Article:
6 May 2011

Science versus closed minds

RM sent this interesting article [pdf] on why people don't believe science (or evidence that contradicts their world view).

Here are some relevant bits:
"A man with conviction is a hard man to change. Tell him you disagree and he turns away. Show him facts or figures and he questions your sources. Appeal to logic and he fails to see your point."


We're not driven only by emotions, of course -- we also reason, deliberate. But reasoning comes later, works slower -- and even then, it doesn't take place in an emotional vacuum. Rather, our quick-fire emotions can set us on a course of thinking that's highly biased, especially on topics we care a great deal about.*


We may think we're being scientists, but we're actually being lawyers.


Ironically, in part because researchers employ so much nuance and strive to disclose all remaining sources of uncertainty, scientific evidence is highly susceptible to selective reading and misinterpretation.


...one insidious aspect of motivated reasoning is that political sophisticates are prone to be more biased than those who know less about the issues... These individuals are just as emotionally driven and biased as the rest of us, but they're able to generate more and better reasons to explain why they're right -- and so their minds become harder to change.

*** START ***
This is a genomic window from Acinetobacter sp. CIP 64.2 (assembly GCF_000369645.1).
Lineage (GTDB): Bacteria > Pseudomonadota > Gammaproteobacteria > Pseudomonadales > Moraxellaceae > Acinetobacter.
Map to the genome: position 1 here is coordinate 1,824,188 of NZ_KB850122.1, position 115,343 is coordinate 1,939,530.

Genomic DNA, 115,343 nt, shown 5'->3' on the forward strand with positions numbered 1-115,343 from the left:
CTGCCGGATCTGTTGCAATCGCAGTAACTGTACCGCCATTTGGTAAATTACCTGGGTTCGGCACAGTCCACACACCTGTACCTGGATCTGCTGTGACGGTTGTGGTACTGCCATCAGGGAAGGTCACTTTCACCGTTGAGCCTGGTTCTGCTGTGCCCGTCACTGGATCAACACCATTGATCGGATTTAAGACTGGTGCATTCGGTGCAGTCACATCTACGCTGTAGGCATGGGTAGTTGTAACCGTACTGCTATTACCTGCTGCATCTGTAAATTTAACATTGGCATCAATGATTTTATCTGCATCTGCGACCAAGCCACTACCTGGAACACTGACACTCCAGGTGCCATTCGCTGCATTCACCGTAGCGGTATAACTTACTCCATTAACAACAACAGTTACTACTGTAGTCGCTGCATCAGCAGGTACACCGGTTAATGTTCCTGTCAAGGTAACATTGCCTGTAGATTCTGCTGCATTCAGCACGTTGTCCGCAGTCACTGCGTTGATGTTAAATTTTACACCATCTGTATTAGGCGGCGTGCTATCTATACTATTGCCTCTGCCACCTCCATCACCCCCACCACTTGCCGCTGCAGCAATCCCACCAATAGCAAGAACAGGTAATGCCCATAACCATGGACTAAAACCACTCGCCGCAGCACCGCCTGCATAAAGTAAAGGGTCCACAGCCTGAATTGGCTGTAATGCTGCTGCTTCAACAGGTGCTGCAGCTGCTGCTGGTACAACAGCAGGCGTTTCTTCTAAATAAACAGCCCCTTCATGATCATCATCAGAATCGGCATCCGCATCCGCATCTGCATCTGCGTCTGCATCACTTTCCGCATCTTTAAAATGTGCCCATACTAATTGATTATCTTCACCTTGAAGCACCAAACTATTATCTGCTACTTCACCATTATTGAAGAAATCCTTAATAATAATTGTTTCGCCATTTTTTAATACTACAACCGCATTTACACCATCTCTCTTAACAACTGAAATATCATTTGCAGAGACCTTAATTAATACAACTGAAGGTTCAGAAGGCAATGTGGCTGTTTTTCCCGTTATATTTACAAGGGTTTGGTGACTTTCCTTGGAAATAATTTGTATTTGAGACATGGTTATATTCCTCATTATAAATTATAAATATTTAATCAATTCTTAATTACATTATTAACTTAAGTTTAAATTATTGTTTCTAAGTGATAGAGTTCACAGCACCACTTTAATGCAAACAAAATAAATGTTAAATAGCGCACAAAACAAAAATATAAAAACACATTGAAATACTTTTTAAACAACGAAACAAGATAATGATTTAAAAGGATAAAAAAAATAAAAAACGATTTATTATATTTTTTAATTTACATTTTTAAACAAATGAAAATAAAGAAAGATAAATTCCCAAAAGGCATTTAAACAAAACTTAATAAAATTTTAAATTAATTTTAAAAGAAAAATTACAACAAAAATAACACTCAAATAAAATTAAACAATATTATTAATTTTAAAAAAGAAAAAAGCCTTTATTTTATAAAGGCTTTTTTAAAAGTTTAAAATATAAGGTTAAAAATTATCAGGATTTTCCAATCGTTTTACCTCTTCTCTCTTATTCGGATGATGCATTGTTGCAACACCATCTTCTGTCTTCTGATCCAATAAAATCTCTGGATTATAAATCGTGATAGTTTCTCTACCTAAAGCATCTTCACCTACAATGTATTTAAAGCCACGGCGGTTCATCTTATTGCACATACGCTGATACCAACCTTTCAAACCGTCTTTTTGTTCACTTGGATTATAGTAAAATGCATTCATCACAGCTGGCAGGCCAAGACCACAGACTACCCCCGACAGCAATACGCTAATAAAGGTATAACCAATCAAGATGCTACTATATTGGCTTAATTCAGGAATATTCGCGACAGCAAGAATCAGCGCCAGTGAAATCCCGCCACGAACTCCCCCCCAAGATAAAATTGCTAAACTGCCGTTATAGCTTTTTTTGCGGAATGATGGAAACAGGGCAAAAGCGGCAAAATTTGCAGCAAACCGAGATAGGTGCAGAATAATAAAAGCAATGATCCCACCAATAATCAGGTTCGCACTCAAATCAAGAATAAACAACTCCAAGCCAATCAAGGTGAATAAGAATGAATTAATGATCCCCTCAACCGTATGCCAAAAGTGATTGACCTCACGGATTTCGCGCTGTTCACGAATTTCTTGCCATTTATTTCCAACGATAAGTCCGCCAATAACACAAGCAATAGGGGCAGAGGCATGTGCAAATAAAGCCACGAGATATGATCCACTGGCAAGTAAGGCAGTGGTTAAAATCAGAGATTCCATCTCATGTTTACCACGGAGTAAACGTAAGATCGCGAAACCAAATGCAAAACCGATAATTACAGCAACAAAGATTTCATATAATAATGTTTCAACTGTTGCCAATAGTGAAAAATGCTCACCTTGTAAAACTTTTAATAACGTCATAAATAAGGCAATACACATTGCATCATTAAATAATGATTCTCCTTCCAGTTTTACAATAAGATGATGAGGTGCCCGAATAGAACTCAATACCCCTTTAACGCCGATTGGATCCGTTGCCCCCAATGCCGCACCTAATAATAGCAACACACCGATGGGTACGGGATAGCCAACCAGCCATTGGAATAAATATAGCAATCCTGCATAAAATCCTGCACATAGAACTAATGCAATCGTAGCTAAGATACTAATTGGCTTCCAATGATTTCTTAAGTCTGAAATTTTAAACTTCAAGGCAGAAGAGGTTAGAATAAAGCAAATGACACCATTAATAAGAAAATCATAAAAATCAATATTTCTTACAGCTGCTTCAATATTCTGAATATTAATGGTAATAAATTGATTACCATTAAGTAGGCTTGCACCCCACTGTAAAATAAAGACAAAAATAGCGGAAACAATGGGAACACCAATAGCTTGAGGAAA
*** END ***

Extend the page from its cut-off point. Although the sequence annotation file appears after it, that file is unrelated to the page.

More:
If you want someone to accept new evidence, make sure to present it to them in a context that doesn't trigger a defensive, emotional reaction... you don't lead with the facts in order to convince. You lead with the values—so as to give the facts a fighting chance.
On the "accept new evidence" front, I always say that higher water prices are necessary if we want greater reliability in water services. Some people hear that (reliability good!) before their knee-jerk reaction against paying more kicks in. Some people don't.

Bottom Line: It takes work to really be objective; many people avoid it, and our politics and policies are weakened as a result.
* An example on gun control.


Wayne said...

There is a theory in social psychology called cognitive dissonance theory which says that presented with "dissonant" or contrary evidence a person's beliefs get stronger, not weaker.

Some examples: a prophecy that a messianic religious figure is going to return to earth on a certain day ends up wrong. But the adherents of this prophecy become stronger in their beliefs and their numbers grow. Same sort of thing happens with flying saucer cults and with end of the world environmental prophecies.